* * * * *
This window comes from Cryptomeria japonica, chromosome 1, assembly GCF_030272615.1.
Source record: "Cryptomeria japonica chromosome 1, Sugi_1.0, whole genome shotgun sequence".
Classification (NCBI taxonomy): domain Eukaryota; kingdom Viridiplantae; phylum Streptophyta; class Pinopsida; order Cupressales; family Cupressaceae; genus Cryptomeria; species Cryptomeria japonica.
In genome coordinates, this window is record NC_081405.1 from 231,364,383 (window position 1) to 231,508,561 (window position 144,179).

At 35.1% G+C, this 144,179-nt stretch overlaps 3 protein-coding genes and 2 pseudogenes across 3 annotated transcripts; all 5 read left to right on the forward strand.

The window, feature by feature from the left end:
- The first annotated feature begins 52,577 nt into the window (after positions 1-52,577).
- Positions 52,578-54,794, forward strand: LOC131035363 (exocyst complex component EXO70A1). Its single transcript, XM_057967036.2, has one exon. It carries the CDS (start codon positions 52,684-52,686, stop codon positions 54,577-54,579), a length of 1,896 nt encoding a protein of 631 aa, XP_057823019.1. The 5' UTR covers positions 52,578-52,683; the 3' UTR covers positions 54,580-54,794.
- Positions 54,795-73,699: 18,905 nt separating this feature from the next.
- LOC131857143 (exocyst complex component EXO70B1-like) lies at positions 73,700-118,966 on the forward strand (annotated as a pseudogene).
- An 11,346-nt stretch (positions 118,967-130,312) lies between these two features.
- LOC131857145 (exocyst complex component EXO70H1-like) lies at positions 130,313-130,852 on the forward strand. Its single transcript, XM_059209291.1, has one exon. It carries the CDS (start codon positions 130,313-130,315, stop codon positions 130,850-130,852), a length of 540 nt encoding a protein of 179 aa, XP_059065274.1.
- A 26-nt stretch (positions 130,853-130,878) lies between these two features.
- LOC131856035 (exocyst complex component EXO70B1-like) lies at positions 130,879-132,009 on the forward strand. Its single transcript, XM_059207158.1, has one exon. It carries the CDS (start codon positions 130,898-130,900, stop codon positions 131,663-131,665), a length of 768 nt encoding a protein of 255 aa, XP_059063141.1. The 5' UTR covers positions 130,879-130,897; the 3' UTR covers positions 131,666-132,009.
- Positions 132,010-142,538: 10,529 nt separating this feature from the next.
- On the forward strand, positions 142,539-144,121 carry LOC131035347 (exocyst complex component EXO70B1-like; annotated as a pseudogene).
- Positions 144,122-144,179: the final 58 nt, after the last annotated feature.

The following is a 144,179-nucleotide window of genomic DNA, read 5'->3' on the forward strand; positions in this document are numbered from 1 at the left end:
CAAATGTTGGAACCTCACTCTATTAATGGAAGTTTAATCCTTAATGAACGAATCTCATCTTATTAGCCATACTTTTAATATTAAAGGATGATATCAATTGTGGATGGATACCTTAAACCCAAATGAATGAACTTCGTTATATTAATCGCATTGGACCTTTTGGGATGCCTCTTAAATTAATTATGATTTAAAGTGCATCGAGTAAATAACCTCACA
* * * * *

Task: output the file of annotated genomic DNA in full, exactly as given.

This window comes from Cryptomeria japonica, chromosome 1, assembly GCF_030272615.1.
Source record: "Cryptomeria japonica chromosome 1, Sugi_1.0, whole genome shotgun sequence".
Classification (NCBI taxonomy): domain Eukaryota; kingdom Viridiplantae; phylum Streptophyta; class Pinopsida; order Cupressales; family Cupressaceae; genus Cryptomeria; species Cryptomeria japonica.
In genome coordinates, this window is record NC_081405.1 from 231,364,383 (window position 1) to 231,508,561 (window position 144,179).

At 35.1% G+C, this 144,179-nt stretch overlaps 3 protein-coding genes and 2 pseudogenes across 3 annotated transcripts; all 5 read left to right on the forward strand.

The window, feature by feature from the left end:
- The first annotated feature begins 52,577 nt into the window (after positions 1-52,577).
- Positions 52,578-54,794, forward strand: LOC131035363 (exocyst complex component EXO70A1). Its single transcript, XM_057967036.2, has one exon. It carries the CDS (start codon positions 52,684-52,686, stop codon positions 54,577-54,579), a length of 1,896 nt encoding a protein of 631 aa, XP_057823019.1. The 5' UTR covers positions 52,578-52,683; the 3' UTR covers positions 54,580-54,794.
- Positions 54,795-73,699: 18,905 nt separating this feature from the next.
- LOC131857143 (exocyst complex component EXO70B1-like) lies at positions 73,700-118,966 on the forward strand (annotated as a pseudogene).
- An 11,346-nt stretch (positions 118,967-130,312) lies between these two features.
- LOC131857145 (exocyst complex component EXO70H1-like) lies at positions 130,313-130,852 on the forward strand. Its single transcript, XM_059209291.1, has one exon. It carries the CDS (start codon positions 130,313-130,315, stop codon positions 130,850-130,852), a length of 540 nt encoding a protein of 179 aa, XP_059065274.1.
- A 26-nt stretch (positions 130,853-130,878) lies between these two features.
- LOC131856035 (exocyst complex component EXO70B1-like) lies at positions 130,879-132,009 on the forward strand. Its single transcript, XM_059207158.1, has one exon. It carries the CDS (start codon positions 130,898-130,900, stop codon positions 131,663-131,665), a length of 768 nt encoding a protein of 255 aa, XP_059063141.1. The 5' UTR covers positions 130,879-130,897; the 3' UTR covers positions 131,666-132,009.
- Positions 132,010-142,538: 10,529 nt separating this feature from the next.
- On the forward strand, positions 142,539-144,121 carry LOC131035347 (exocyst complex component EXO70B1-like; annotated as a pseudogene).
- Positions 144,122-144,179: the final 58 nt, after the last annotated feature.

The following is a 144,179-nucleotide window of genomic DNA, read 5'->3' on the forward strand; positions in this document are numbered from 1 at the left end:
CAAATGTTGGAACCTCACTCTATTAATGGAAGTTTAATCCTTAATGAACGAATCTCATCTTATTAGCCATACTTTTAATATTAAAGGATGATATCAATTGTGGATGGATACCTTAAACCCAAATGAATGAACTTCGTTATATTAATCGCATTGGACCTTTTGGGATGCCTCTTAAATTAATTATGATTTAAAGTGCATCGAGTAAATAACCTCACA